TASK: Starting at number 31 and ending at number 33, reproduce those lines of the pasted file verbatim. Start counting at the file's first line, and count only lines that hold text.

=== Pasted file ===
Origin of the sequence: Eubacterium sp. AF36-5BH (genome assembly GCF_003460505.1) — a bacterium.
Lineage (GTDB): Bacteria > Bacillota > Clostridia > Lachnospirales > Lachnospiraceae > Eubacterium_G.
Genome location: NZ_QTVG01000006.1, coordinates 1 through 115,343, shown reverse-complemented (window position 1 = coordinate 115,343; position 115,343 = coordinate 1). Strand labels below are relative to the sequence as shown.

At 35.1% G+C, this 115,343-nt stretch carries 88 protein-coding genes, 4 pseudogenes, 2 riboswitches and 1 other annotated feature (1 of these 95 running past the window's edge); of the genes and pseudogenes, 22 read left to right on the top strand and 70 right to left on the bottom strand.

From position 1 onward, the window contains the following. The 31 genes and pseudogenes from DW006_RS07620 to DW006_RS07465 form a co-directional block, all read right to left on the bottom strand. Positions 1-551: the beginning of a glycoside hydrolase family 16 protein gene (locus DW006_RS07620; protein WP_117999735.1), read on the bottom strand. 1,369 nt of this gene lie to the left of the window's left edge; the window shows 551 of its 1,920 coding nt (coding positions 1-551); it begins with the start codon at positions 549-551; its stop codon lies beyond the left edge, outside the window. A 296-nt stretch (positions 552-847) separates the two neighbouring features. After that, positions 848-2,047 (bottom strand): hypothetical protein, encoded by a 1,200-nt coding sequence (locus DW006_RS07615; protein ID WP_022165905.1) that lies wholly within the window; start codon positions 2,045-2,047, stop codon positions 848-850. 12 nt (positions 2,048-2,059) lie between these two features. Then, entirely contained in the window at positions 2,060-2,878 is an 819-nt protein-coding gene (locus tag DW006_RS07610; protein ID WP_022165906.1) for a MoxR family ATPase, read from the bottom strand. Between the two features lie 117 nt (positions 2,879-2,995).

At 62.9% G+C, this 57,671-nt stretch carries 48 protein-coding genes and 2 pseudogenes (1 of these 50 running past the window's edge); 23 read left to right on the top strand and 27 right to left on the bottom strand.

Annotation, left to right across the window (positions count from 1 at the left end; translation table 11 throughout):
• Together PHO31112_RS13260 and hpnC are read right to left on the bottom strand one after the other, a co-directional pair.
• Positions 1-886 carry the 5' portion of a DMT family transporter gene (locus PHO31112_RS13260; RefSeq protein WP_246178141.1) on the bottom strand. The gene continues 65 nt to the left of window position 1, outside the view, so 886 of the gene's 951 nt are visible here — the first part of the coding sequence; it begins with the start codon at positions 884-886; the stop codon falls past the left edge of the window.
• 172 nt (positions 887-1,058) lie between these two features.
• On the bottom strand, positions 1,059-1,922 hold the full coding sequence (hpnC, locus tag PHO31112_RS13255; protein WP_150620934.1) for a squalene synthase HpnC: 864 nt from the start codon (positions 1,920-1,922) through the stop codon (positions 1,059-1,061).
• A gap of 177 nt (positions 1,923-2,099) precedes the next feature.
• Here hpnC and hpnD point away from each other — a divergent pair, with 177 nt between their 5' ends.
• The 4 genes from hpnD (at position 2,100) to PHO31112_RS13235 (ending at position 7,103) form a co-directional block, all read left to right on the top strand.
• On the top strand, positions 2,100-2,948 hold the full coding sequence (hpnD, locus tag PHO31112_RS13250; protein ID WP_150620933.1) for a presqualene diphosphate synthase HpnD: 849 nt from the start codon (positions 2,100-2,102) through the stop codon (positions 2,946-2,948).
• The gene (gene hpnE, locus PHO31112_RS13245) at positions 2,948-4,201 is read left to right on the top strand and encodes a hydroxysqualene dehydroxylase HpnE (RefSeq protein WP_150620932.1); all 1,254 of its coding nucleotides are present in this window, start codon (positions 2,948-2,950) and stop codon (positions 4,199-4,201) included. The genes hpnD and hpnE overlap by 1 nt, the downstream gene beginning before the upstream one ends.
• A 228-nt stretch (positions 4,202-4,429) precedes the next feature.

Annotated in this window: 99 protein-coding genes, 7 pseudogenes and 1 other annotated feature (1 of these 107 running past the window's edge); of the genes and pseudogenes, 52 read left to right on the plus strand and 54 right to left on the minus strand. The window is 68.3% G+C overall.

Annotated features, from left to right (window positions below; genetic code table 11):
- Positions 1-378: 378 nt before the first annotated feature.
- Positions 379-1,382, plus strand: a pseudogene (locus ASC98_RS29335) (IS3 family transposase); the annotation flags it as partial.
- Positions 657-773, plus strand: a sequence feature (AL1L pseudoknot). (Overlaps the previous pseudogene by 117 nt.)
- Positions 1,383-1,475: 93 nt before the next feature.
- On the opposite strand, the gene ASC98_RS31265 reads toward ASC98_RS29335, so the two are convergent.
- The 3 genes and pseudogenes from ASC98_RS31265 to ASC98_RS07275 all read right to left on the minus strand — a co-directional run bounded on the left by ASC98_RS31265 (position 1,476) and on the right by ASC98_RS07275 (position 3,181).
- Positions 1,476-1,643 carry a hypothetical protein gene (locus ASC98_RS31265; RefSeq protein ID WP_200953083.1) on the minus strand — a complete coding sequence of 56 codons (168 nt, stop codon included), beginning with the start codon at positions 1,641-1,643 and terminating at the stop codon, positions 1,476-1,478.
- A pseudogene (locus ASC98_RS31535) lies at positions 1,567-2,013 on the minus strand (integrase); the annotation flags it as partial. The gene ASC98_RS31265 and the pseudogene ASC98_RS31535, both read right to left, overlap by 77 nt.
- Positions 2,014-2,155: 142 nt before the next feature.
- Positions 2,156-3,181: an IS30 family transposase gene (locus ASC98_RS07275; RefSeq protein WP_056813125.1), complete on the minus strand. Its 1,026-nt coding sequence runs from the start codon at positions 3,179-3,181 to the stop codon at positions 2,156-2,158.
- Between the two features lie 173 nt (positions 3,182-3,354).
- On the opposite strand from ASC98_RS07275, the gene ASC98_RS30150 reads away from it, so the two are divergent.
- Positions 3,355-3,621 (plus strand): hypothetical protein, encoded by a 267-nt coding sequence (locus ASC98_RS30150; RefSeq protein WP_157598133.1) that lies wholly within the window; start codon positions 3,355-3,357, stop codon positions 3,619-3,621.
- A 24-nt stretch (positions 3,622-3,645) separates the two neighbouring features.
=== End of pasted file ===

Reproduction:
- On the opposite strand from ASC98_RS07275, the gene ASC98_RS30150 reads away from it, so the two are divergent.
- Positions 3,355-3,621 (plus strand): hypothetical protein, encoded by a 267-nt coding sequence (locus ASC98_RS30150; RefSeq protein WP_157598133.1) that lies wholly within the window; start codon positions 3,355-3,357, stop codon positions 3,619-3,621.
- A 24-nt stretch (positions 3,622-3,645) separates the two neighbouring features.